All charges against Judge Joy forwarded to court



All charges against an embattled Shrewsbury-area district judge have been sent to the York County Court of Common Pleas following a Friday preliminary hearing.

Jeffrey Joy, 50, is charged in two cases, one of which involves him allegedly using his position as judge to have inappropriate contact with a woman.

In a second case, he allegedly offered to expunge another woman's criminal charges if she modeled lingerie for him, according to authorities.

"Being judges we are held to a high standard," said Senior District Judge John Zepp of Adams County, who presided over the preliminary hearing. "He (Joy) used his office to get to these" women."

Both cases were heard during the Friday morning hearing.

Joy is charged with the misdemeanors of official oppression, indecent assault and harassment, as well as summary harassment in the first case.

In the second case, he's charged with two counts of bribery in official and political matters, which are third-degree felonies; official oppression, and two counts of harassment.

Defense attorney Chris Ferro argued the official oppression charges should be dropped because neither woman had open cases before Joy at the time of the alleged incidents.

The attorney said the harassment charges should also be dropped, because the allegations don't meet the definition of harassment under the law.

Earlier update:

Shrewsbury-area District Judge Jeffrey Scott Joy has arrived for his preliminary hearing on charges of official oppression, indecent assault and bribery in official and political matters. The hearing starts at 10 a.m. at District Judge John H. Fishel's office on Cape Horn Road in Windsor Township.

Check back soon for an update.

Reported earlier:

Shrewsbury-area District Judge Jeffrey Scott Joy has been suspended without pay by the Pennsylvania Court of Judicial Discipline.

The court issued its order on Monday afternoon and was acting on a petition from the Judicial Conduct Board of Pennsylvania. The order was signed by President Judge Robert J. Colville.

The conduct board filed a petition Thursday asking the disciplinary court to suspend Joy either with or without pay, according to Robert Graci, chief counsel for the board.

The court of judicial discipline is basically a trial court for disciplinary matters involving Pennsylvania judges, Graci has said.

Chris Ferro, Joy's defense attorney, said the decision wasn't unexpected.

"It's disappointing but not surprising," Ferro said in a text. "Judge Joy respects the board's role and accepts their initial determination. Hopefully they will reconsider the issue after the criminal matter is resolved."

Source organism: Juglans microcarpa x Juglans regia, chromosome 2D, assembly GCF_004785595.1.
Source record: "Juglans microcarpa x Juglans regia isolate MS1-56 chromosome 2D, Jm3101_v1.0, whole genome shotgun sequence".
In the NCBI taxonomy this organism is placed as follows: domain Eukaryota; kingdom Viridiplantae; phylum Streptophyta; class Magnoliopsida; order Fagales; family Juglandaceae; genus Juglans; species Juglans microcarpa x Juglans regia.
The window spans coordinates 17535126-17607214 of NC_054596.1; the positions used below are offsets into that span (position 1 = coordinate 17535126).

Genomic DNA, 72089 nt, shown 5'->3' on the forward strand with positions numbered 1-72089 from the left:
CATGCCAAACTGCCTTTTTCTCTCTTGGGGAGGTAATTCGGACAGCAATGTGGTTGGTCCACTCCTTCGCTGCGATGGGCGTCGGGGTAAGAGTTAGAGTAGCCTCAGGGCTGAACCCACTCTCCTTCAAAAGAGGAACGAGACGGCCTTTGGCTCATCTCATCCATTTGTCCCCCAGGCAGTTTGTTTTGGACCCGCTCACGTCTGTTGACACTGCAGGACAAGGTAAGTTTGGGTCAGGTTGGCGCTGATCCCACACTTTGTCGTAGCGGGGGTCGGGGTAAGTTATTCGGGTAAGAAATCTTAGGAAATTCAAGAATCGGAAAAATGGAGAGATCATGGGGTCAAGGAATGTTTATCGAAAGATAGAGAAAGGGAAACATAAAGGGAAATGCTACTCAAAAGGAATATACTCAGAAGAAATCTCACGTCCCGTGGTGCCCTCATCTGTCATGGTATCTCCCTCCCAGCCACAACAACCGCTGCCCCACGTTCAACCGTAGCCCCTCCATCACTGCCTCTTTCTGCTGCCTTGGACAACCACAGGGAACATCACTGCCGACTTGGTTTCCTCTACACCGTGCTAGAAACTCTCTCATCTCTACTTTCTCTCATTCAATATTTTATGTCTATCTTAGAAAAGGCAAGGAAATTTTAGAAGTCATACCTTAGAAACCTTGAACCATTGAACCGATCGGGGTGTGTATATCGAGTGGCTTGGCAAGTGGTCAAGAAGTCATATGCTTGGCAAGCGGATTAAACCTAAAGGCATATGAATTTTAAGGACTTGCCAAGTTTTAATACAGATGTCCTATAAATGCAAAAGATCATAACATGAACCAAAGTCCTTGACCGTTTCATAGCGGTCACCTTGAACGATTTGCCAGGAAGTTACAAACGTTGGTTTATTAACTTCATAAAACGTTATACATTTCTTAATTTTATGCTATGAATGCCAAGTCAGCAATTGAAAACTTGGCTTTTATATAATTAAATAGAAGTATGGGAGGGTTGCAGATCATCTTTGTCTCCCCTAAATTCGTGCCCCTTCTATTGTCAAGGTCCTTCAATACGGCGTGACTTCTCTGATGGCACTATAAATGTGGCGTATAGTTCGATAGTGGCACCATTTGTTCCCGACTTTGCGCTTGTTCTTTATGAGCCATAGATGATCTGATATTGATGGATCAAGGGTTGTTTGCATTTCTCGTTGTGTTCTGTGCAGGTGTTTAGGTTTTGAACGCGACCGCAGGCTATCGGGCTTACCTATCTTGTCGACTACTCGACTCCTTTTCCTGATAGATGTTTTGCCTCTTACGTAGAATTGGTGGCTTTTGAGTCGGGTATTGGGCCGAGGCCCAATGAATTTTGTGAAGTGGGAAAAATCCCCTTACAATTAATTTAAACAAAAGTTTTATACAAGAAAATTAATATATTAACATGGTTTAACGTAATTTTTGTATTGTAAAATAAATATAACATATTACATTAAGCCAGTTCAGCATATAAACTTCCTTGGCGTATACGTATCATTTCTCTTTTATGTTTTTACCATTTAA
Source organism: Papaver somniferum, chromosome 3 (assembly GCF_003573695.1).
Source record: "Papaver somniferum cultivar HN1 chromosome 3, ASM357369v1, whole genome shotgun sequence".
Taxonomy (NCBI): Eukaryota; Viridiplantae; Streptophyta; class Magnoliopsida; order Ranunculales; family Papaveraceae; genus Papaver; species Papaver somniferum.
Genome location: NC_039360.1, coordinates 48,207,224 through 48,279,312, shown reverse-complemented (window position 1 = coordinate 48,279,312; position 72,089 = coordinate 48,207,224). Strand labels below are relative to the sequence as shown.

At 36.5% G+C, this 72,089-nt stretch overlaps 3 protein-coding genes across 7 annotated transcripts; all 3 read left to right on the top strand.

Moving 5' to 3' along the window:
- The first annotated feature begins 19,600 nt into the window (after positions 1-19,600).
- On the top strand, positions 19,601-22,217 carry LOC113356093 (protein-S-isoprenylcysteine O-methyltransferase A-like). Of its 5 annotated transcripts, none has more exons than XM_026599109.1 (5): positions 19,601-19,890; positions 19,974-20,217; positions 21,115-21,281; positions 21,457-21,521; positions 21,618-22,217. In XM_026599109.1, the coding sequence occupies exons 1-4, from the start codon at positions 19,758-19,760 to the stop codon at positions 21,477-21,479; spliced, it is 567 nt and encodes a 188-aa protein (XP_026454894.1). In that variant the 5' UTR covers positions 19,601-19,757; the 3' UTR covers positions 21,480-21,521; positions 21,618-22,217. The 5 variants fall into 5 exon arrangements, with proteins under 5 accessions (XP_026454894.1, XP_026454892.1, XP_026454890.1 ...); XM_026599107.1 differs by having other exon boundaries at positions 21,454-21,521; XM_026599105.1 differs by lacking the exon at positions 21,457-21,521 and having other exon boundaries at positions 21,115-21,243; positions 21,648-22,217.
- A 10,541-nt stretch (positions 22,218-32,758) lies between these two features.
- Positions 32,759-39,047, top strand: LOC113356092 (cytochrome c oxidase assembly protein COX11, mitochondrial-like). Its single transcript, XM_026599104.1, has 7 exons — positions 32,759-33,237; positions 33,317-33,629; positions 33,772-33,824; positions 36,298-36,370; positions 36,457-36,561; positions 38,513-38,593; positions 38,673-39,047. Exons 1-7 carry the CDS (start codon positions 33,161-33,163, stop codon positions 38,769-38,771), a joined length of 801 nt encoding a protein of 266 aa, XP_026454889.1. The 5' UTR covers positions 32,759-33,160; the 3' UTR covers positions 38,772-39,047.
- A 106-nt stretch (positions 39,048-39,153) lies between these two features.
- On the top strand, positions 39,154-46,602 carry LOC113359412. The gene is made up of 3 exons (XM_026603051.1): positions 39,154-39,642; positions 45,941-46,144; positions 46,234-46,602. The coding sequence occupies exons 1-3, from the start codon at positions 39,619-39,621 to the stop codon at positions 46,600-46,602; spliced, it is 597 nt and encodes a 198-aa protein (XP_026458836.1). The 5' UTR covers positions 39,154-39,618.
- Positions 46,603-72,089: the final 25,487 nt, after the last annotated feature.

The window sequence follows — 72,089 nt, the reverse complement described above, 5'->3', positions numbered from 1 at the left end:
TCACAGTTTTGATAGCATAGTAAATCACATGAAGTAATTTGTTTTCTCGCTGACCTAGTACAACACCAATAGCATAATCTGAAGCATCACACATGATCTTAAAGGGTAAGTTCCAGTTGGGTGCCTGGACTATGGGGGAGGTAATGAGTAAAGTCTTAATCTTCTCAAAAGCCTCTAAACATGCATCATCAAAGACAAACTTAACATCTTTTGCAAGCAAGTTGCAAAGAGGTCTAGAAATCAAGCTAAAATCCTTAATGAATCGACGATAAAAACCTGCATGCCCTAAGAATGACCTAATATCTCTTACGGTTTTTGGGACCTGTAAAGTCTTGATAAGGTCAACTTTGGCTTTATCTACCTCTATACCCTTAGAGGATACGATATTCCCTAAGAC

Joy was charged Aug. 7 with the misdemeanors of official oppression and indecent assault for allegedly groping a woman whose boyfriend had appeared before Joy in court.

Last week, state police filed a new set of unrelated charges against Joy for allegedly offering to vacate a different woman's court fines if she modeled lingerie for him. That set of charges includes two counts of bribery in official and political matters, which are third-degree felonies.

Felonies key: It was the filing of felony charges that prompted the judicial conduct board to file a petition seeking Joy's interim suspension, according to Graci.

The state constitution allows the court to suspend judges who have been charged with felonies, he said.

Graci said there's no direct appeal from such an order.

An interim judicial suspension typically remains in effect until there's a resolution of whatever prompted the petition in the first place, he said. In this case, it would mean the resolution of Joy's felony charges. Such a resolution would prompt a final suspension decision by the court, he said.

The interim suspension process is different than a disciplinary proceeding, which would be prompted by a disciplinary complaint to the court of judicial conduct by the judicial conduct board, according to Graci.

Last week, Graci said he could neither confirm nor deny whether the board is considering filing a disciplinary complaint against Joy.

"If we file a board complaint, that is a matter of public record," he said.

The background: Joy, 50, of Fourth Street in New Freedom, remains free on $50,000 unsecured bail, meaning he did not have to post any money to be released but could forfeit the entire amount if he fails to attend court proceedings.

Ferro has previously said the allegations are false and without merit.

York County President Common Pleas Judge Stephen P. Linebaugh, in response to the first set of charges, on Aug. 7 ordered Joy removed from all court duties until further notice.

Linebaugh's order also recused all York County judges from presiding over Joy's cases, meaning out-of-county judges must be brought in to hear them.

In April, Linebaugh forbade Joy from hearing criminal cases. That's about the same time state police began investigating Joy. Senior District Judge John Zepp of Adams County is now hearing cases in Joy's district.

The district covers the boroughs of Jacobus, Loganville, Glen Rock, Shrewsbury, New Freedom and Railroad, and Springfield and Shrewsbury townships.

The allegations: In the first case, Joy is accused of going to the home of a woman whose boyfriend appeared in Joy's courtroom, then touching and licking the woman's breast and groping her buttocks, according to charging documents.

In the second case, he is accused of going to the home of a defendant in his court and offering to vacate her court fines on a summary harassment case if she modeled lingerie for him, documents state. At the time, the woman was working as an exotic dancer.

Preliminary hearings in both cases are set for Sept. 18, according to court records.

— Reach Liz Evans Scolforo at